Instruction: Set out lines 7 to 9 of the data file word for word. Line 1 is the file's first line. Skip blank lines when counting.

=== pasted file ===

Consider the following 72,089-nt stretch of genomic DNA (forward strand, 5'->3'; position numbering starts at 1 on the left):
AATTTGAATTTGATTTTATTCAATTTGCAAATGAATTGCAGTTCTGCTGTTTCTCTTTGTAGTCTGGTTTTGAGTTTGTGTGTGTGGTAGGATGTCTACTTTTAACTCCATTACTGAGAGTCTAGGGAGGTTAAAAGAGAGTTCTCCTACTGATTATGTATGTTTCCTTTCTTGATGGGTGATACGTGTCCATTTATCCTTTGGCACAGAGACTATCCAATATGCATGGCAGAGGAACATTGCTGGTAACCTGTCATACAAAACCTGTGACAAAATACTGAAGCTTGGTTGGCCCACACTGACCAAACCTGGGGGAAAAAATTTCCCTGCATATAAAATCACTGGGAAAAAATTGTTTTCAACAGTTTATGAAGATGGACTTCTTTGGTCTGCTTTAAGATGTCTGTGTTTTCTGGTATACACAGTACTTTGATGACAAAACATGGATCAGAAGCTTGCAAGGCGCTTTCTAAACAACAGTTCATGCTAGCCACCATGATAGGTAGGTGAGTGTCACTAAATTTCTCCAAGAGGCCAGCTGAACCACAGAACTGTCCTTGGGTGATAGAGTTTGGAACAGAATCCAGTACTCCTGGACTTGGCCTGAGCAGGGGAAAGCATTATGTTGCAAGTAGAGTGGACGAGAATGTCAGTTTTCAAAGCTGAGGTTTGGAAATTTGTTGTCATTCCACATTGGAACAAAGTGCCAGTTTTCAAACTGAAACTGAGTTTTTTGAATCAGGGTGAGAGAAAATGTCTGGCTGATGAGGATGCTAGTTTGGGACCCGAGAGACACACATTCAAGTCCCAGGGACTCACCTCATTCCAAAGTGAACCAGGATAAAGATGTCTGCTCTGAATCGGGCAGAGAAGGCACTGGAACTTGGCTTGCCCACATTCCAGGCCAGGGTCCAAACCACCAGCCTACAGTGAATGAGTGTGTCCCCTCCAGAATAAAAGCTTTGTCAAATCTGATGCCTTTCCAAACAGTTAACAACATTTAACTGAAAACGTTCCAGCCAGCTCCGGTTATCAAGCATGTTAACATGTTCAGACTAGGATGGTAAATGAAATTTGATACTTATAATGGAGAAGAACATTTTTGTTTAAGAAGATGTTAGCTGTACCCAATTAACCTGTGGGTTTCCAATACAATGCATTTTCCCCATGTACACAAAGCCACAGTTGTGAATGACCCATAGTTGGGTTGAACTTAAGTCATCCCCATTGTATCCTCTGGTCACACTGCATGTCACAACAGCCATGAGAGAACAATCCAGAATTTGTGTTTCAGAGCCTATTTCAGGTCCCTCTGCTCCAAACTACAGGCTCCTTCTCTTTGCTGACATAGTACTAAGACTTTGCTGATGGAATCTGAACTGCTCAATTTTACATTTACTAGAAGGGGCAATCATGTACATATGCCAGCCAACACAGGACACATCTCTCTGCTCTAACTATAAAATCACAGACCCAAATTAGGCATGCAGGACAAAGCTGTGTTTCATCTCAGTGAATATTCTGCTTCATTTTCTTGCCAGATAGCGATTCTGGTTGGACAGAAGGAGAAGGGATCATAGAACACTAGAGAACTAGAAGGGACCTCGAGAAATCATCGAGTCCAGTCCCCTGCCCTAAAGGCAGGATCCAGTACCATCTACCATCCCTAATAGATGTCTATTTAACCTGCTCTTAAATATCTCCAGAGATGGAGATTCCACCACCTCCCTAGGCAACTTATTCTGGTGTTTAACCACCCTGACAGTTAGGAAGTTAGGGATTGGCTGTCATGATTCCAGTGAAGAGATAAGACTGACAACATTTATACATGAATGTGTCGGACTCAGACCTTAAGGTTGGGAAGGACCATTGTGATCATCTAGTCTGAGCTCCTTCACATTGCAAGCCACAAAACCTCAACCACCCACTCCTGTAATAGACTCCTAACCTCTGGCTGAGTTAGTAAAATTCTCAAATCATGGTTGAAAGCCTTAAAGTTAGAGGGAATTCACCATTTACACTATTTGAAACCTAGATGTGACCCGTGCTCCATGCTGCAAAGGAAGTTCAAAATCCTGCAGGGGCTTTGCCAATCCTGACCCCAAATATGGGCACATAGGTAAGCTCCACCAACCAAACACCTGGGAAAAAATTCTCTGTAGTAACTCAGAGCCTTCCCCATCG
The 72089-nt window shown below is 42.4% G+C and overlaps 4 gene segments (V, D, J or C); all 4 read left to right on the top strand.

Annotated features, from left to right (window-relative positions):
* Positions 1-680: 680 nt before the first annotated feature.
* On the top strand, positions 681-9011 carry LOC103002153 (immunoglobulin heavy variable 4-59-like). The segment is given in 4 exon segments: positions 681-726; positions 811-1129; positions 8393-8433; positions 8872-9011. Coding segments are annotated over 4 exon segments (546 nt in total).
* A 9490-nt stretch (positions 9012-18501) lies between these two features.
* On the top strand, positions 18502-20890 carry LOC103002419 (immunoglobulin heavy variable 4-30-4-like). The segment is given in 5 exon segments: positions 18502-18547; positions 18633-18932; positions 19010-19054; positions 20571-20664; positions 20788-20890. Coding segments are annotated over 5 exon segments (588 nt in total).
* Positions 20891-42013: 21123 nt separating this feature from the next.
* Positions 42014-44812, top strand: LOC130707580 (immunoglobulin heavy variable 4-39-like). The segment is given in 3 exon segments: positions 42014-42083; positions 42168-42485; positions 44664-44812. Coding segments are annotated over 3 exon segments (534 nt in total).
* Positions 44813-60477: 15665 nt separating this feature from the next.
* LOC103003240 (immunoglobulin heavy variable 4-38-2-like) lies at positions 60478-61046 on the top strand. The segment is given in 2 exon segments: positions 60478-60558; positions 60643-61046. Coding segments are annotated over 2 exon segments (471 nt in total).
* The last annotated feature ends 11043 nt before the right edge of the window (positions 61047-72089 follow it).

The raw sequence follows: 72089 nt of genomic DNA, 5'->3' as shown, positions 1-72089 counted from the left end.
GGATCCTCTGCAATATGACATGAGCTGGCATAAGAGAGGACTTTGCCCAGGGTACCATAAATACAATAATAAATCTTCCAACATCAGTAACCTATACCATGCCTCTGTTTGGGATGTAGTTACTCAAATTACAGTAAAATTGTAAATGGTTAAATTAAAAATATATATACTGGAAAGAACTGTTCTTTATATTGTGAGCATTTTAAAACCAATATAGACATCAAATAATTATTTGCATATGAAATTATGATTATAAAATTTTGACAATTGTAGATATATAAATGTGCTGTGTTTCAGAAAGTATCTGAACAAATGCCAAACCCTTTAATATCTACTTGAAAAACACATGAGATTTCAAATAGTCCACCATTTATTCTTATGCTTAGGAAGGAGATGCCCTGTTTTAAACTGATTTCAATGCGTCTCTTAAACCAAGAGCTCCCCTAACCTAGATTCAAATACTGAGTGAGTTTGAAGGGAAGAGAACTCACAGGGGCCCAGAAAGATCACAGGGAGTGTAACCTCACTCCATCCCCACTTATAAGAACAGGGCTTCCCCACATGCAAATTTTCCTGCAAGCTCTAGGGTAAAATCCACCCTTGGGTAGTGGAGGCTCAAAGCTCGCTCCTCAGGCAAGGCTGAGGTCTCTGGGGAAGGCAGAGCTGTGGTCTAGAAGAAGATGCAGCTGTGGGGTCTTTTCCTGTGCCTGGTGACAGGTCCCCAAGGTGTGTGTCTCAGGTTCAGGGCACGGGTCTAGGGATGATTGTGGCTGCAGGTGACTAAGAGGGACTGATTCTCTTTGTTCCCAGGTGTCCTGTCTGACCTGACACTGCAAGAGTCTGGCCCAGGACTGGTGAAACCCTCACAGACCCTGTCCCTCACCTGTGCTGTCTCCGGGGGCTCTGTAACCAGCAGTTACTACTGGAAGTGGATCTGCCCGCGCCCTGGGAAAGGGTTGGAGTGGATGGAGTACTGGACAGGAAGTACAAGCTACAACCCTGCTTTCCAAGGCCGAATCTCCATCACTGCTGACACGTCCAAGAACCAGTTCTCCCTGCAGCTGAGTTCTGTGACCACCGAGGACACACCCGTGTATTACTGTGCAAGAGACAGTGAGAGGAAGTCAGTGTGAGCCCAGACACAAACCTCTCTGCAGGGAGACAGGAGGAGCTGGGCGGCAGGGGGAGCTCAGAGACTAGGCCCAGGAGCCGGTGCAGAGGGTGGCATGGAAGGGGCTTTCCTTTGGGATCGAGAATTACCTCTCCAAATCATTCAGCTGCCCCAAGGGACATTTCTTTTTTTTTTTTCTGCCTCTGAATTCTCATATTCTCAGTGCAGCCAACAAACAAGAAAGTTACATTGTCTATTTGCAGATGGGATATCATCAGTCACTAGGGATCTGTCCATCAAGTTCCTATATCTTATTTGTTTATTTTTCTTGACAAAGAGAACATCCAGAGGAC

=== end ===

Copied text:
* A 9490-nt stretch (positions 9012-18501) lies between these two features.
* On the top strand, positions 18502-20890 carry LOC103002419 (immunoglobulin heavy variable 4-30-4-like). The segment is given in 5 exon segments: positions 18502-18547; positions 18633-18932; positions 19010-19054; positions 20571-20664; positions 20788-20890. Coding segments are annotated over 5 exon segments (588 nt in total).
* Positions 20891-42013: 21123 nt separating this feature from the next.